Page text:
Is kombucha good for you: More research is needed

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You may have noticed beverages labeled as “kombucha” or “kombucha tea” while out at the store. Initially, it may have only been found in health food stores, but it has become more popular and more mainstream. It’s a fermented beverage, which means the process of making the drink employs a unique kind of yeast and bacteria to convert sugar into alcohol. This process is also used to create beer and wine, but in kombucha tea, the alcohol level is very low – low enough that it can be sold as a non-alcoholic beverage.

There have been studies that have shown fermented foods like kimchi or sauerkraut are healthy for you because of the antioxidants and “good” bacteria, but further research is needed to link kombucha to any health benefits.

Does kombucha really help your gut?
Dolores Woods, RDN, a nutritionist with UTHealth Houston School of Public Health, says there isn’t any data that suggests it can help your gut, and it may even harm your gut.

“Kombucha is a fermented drink, but there aren’t enough research and medical studies to link it to any health benefits. In fact, it can cause stomach upset and is not safe for pregnant or breastfeeding women, or people with weakened immune systems.”

However, one could speculate about the potential benefits. Kombucha contains antioxidants, which could aid in the prevention of certain diseases like cancer. It also contains helpful B vitamins and probiotics.

Is there a downside to kombucha?
Kombucha beverages can contain a significant amount of added sugar, which can increase your risk of developing certain diseases or can exacerbate existing diabetes. Additionally, as Woods mentioned, kombucha contains live bacteria, which can be problematic for immunocompromised individuals.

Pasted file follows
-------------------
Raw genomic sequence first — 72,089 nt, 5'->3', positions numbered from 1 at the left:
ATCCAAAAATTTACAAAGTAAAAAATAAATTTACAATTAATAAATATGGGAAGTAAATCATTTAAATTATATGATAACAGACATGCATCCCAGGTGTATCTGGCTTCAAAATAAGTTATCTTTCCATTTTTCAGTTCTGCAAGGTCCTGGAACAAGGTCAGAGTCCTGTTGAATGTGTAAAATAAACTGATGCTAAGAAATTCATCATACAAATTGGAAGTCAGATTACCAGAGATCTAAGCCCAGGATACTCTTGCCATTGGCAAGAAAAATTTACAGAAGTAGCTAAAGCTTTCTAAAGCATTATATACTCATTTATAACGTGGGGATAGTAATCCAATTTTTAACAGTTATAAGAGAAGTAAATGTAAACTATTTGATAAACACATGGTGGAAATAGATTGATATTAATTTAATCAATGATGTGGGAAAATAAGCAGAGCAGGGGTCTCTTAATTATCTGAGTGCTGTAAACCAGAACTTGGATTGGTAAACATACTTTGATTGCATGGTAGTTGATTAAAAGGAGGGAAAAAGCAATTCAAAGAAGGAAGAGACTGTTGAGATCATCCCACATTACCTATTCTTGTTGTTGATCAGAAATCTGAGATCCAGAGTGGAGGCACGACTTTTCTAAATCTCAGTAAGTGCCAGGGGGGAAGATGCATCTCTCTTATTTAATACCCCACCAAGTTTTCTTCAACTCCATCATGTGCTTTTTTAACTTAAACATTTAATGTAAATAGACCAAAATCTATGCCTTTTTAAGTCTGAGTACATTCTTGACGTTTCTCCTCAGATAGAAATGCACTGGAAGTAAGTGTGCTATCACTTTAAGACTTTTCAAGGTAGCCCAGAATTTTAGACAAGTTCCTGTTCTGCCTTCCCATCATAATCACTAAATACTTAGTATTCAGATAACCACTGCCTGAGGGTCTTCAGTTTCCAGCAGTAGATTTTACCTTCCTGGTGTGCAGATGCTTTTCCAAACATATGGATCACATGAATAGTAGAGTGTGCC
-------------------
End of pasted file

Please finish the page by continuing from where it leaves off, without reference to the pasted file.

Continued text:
The Mayo Clinic also writes that if the kombucha tea is made with ceramic pots, you may need to worry about lead poisoning, because the acid from the tea can cause lead to leak out.

What are some recommended healthy beverages?
If you’re on the hunt for your next healthy beverage, Woods has a few recommendations. “Water, sparking water or an infused option is the best option. You can add lemon, lime, fresh herbs or frozen fruit and make some delicious and refreshing infused water.” She gives a few combination recommendations:

Strawberry, basil, lemon

Cucumber, mint, lemon

Watermelon, mint, lime

Blueberries, lemon, basil

Pineapple, coconut, lime

If health is the goal, kombucha may not be the best option. But if you’re not in one of the vulnerable groups mentioned, and you enjoy the sharp tang of fermented foods, you can give kombucha a shot!

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